The promising indicators of the thermal and mechanical properties of collagen from bass and tilapia: synergistic effects of hydroxyproline and cysteine†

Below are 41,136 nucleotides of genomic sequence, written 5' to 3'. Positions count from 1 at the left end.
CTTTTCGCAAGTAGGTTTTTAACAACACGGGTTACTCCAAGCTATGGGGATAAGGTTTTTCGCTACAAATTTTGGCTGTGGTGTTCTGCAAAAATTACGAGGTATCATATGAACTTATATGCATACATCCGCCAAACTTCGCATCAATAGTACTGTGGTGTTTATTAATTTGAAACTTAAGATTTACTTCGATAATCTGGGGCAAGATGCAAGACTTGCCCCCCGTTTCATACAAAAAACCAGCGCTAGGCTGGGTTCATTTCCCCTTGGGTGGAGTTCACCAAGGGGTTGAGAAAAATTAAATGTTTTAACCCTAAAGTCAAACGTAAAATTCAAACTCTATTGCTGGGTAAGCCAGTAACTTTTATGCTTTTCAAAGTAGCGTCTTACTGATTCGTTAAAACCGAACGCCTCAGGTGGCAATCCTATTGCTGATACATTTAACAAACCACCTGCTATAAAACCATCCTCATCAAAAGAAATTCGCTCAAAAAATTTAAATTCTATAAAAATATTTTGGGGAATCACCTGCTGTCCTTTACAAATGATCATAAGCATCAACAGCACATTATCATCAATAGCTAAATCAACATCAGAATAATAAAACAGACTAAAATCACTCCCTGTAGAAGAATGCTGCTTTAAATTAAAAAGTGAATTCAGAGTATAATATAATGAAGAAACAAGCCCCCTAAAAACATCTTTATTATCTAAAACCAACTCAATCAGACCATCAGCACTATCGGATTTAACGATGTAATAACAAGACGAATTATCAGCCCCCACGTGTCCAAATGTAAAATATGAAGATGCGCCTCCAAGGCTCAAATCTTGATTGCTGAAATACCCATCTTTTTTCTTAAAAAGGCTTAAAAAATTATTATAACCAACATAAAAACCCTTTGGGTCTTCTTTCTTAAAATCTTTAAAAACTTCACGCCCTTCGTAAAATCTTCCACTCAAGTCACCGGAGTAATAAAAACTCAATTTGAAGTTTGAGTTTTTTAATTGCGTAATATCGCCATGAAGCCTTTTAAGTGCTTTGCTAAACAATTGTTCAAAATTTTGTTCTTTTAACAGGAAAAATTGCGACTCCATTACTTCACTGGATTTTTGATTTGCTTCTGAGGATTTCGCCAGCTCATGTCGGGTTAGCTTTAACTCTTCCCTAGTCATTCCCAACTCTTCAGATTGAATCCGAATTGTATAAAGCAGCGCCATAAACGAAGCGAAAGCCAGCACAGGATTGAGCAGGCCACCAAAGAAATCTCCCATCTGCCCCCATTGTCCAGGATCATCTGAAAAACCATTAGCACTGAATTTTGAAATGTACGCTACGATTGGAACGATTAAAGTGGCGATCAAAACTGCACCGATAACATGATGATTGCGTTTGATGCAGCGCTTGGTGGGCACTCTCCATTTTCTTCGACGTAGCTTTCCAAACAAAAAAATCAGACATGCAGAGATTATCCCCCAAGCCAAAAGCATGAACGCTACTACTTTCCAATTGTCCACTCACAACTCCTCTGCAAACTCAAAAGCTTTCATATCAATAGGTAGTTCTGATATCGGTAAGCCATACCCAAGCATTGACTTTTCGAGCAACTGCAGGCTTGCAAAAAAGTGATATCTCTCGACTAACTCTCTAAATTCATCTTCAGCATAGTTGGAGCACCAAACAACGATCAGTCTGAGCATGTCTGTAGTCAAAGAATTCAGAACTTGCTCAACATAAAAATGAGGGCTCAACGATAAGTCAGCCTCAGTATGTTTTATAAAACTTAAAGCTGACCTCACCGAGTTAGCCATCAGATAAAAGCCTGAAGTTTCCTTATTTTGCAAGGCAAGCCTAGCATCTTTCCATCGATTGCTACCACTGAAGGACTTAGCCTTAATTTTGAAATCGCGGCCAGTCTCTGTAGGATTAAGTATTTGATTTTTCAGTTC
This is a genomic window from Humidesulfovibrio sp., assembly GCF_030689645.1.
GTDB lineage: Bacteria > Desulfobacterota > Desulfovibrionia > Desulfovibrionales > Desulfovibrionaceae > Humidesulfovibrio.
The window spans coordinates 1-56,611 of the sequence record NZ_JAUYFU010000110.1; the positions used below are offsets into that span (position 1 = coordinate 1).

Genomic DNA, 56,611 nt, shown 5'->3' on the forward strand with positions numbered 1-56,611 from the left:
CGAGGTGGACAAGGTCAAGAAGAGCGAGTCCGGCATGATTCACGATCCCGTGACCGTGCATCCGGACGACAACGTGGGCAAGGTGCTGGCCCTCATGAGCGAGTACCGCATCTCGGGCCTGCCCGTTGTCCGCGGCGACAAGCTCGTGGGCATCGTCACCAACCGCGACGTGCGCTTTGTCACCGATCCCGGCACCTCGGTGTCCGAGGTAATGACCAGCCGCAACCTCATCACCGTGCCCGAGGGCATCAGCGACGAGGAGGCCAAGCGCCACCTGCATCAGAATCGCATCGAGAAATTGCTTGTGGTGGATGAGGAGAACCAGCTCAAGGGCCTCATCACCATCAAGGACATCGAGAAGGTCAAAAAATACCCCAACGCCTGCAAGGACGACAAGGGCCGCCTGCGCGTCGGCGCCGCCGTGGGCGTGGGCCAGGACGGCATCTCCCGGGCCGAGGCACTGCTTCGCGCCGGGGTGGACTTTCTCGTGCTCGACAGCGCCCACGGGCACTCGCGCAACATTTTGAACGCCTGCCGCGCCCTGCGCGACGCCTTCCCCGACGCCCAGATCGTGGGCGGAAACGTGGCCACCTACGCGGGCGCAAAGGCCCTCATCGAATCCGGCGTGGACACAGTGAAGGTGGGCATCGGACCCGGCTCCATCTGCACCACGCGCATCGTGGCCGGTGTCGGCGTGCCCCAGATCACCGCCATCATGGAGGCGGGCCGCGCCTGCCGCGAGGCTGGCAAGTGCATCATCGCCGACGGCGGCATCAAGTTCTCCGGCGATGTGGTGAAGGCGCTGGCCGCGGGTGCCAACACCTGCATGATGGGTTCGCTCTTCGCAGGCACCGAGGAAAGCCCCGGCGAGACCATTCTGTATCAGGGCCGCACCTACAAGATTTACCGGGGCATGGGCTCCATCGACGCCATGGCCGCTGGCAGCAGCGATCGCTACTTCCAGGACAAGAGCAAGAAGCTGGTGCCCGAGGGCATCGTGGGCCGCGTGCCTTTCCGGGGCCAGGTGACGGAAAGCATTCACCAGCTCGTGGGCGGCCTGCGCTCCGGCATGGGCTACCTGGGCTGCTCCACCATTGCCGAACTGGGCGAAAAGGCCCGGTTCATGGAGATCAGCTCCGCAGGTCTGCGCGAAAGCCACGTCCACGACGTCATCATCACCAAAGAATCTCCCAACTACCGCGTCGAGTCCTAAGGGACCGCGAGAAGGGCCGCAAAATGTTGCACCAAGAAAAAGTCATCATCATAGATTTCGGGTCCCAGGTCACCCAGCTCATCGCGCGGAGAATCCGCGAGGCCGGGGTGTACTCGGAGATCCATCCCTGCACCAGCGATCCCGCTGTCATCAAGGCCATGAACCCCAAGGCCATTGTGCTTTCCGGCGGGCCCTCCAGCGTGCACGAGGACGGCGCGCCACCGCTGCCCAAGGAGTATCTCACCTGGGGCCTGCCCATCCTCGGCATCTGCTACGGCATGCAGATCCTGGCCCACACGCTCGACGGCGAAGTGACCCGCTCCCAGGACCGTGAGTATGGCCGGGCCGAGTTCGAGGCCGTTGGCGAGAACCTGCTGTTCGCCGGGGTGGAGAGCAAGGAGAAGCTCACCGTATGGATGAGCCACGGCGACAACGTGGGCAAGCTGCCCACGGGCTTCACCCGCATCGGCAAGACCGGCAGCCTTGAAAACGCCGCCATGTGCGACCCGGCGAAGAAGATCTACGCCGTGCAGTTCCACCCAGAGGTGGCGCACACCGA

Collagen has been widely documented as one of the most promising and competitive biomaterials for tissue engineering and medical applications. However, the properties of collagen differ from one source to another. In the present study, type I collagen (COL-I) was extracted and purified from the skins of Japanese sea bass (Lateolabrax japonicus) and Nile tilapia (Oreochromis niloticus). Ultraviolet (UV) spectroscopy, Fourier transform infrared spectroscopy (FTIR) and SDS-PAGE were performed to characterize both COL-Is. The denaturing temperature of bass collagen (BC) was observed to be 27.2 °C, and 35.3 °C for tilapia collagen (TC). The content of hydroxyproline was 13.4% in TC, which was similar to that in porcine collagen (PC, 13.6%) and higher than that in BC (10.3%), while the content of cysteine in TC (0.87%) was significantly higher than that in PC (0.04%) and BC (0.35%). After incubation at different temperatures for 9 h, more degraded collagen bands appeared in the BC hydrogel (BCH) group than in the TC hydrogel (TCH) group, indicating that TCH exhibited better thermal stability than BCH. The thermal stabilities of TCH and PC hydrogel (PCH) were similar. The compressive stress of TCH was up to 0.099 MPa, while it was 0.047 MPa for BCH and 0.003 MPa for PCH. These results demonstrated that the content of amino acids (especially hydroxyproline and cysteine) has a synergistic effect on the thermal and mechanical properties of BCH, TCH and PCH, which would be an indicator of the thermal and mechanical properties of collagen hydrogels in future studies.